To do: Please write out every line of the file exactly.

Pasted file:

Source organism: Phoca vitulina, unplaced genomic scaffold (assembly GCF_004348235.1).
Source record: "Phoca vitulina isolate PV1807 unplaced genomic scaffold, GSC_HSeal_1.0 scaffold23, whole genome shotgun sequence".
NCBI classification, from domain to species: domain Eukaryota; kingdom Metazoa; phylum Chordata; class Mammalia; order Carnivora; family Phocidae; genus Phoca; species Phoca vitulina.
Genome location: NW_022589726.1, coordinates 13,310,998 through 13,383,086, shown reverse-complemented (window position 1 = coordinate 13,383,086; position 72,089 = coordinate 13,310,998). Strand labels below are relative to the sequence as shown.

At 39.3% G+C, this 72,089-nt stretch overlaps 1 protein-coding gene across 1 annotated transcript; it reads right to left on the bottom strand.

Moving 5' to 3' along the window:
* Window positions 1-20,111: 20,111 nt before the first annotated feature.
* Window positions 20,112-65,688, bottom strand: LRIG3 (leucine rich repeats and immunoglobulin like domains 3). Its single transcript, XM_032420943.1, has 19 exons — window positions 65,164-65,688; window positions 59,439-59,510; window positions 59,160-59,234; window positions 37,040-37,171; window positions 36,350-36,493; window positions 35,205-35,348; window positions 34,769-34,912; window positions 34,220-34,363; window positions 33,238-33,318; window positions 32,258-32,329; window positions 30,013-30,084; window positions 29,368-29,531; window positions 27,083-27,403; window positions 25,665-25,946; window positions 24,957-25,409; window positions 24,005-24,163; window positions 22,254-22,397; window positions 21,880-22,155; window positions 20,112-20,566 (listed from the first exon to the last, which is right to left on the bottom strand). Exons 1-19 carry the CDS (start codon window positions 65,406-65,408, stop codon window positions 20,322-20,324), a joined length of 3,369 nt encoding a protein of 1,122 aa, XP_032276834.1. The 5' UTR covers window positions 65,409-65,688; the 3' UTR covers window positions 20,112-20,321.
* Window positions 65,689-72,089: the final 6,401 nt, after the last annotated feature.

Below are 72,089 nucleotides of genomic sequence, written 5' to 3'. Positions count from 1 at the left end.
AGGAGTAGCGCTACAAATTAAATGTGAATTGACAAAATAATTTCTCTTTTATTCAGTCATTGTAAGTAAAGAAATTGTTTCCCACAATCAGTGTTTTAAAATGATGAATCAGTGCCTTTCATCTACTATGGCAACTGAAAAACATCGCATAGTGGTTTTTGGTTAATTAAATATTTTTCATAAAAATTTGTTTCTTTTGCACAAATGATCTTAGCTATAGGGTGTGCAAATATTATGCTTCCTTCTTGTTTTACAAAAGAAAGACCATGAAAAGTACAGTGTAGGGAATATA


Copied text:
Source organism: Phoca vitulina, unplaced genomic scaffold (assembly GCF_004348235.1).
Source record: "Phoca vitulina isolate PV1807 unplaced genomic scaffold, GSC_HSeal_1.0 scaffold23, whole genome shotgun sequence".
NCBI classification, from domain to species: domain Eukaryota; kingdom Metazoa; phylum Chordata; class Mammalia; order Carnivora; family Phocidae; genus Phoca; species Phoca vitulina.
Genome location: NW_022589726.1, coordinates 13,310,998 through 13,383,086, shown reverse-complemented (window position 1 = coordinate 13,383,086; position 72,089 = coordinate 13,310,998). Strand labels below are relative to the sequence as shown.

At 39.3% G+C, this 72,089-nt stretch overlaps 1 protein-coding gene across 1 annotated transcript; it reads right to left on the bottom strand.

Moving 5' to 3' along the window:
* Window positions 1-20,111: 20,111 nt before the first annotated feature.
* Window positions 20,112-65,688, bottom strand: LRIG3 (leucine rich repeats and immunoglobulin like domains 3). Its single transcript, XM_032420943.1, has 19 exons — window positions 65,164-65,688; window positions 59,439-59,510; window positions 59,160-59,234; window positions 37,040-37,171; window positions 36,350-36,493; window positions 35,205-35,348; window positions 34,769-34,912; window positions 34,220-34,363; window positions 33,238-33,318; window positions 32,258-32,329; window positions 30,013-30,084; window positions 29,368-29,531; window positions 27,083-27,403; window positions 25,665-25,946; window positions 24,957-25,409; window positions 24,005-24,163; window positions 22,254-22,397; window positions 21,880-22,155; window positions 20,112-20,566 (listed from the first exon to the last, which is right to left on the bottom strand). Exons 1-19 carry the CDS (start codon window positions 65,406-65,408, stop codon window positions 20,322-20,324), a joined length of 3,369 nt encoding a protein of 1,122 aa, XP_032276834.1. The 5' UTR covers window positions 65,409-65,688; the 3' UTR covers window positions 20,112-20,321.
* Window positions 65,689-72,089: the final 6,401 nt, after the last annotated feature.

Below are 72,089 nucleotides of genomic sequence, written 5' to 3'. Positions count from 1 at the left end.
AGGAGTAGCGCTACAAATTAAATGTGAATTGACAAAATAATTTCTCTTTTATTCAGTCATTGTAAGTAAAGAAATTGTTTCCCACAATCAGTGTTTTAAAATGATGAATCAGTGCCTTTCATCTACTATGGCAACTGAAAAACATCGCATAGTGGTTTTTGGTTAATTAAATATTTTTCATAAAAATTTGTTTCTTTTGCACAAATGATCTTAGCTATAGGGTGTGCAAATATTATGCTTCCTTCTTGTTTTACAAAAGAAAGACCATGAAAAGTACAGTGTAGGGAATATA